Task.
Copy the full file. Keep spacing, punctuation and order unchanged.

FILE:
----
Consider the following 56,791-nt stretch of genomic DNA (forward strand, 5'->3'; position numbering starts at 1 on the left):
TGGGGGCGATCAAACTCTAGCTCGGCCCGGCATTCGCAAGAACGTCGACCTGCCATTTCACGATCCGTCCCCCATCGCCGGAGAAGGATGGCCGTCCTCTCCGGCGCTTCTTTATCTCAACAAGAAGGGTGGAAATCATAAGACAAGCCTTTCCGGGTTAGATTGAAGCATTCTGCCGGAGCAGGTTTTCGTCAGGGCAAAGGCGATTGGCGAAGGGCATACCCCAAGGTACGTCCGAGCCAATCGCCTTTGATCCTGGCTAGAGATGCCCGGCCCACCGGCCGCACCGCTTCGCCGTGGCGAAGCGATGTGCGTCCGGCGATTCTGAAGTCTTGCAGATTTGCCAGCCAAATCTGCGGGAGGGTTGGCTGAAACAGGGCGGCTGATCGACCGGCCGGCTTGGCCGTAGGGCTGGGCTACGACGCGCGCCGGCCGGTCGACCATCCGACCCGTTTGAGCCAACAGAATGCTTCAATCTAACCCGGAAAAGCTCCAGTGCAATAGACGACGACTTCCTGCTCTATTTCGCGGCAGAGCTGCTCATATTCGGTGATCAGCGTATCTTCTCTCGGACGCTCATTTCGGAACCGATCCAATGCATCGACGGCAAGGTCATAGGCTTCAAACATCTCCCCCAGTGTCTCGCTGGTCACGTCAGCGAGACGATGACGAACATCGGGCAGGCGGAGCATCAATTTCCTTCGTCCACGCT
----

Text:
Consider the following 56,791-nt stretch of genomic DNA (forward strand, 5'->3'; position numbering starts at 1 on the left):
TGGGGGCGATCAAACTCTAGCTCGGCCCGGCATTCGCAAGAACGTCGACCTGCCATTTCACGATCCGTCCCCCATCGCCGGAGAAGGATGGCCGTCCTCTCCGGCGCTTCTTTATCTCAACAAGAAGGGTGGAAATCATAAGACAAGCCTTTCCGGGTTAGATTGAAGCATTCTGCCGGAGCAGGTTTTCGTCAGGGCAAAGGCGATTGGCGAAGGGCATACCCCAAGGTACGTCCGAGCCAATCGCCTTTGATCCTGGCTAGAGATGCCCGGCCCACCGGCCGCACCGCTTCGCCGTGGCGAAGCGATGTGCGTCCGGCGATTCTGAAGTCTTGCAGATTTGCCAGCCAAATCTGCGGGAGGGTTGGCTGAAACAGGGCGGCTGATCGACCGGCCGGCTTGGCCGTAGGGCTGGGCTACGACGCGCGCCGGCCGGTCGACCATCCGACCCGTTTGAGCCAACAGAATGCTTCAATCTAACCCGGAAAAGCTCCAGTGCAATAGACGACGACTTCCTGCTCTATTTCGCGGCAGAGCTGCTCATATTCGGTGATCAGCGTATCTTCTCTCGGACGCTCATTTCGGAACCGATCCAATGCATCGACGGCAAGGTCATAGGCTTCAAACATCTCCCCCAGTGTCTCGCTGGTCACGTCAGCGAGACGATGACGAACATCGGGCAGGCGGAGCATCAATTTCCTTCGTCCACGCT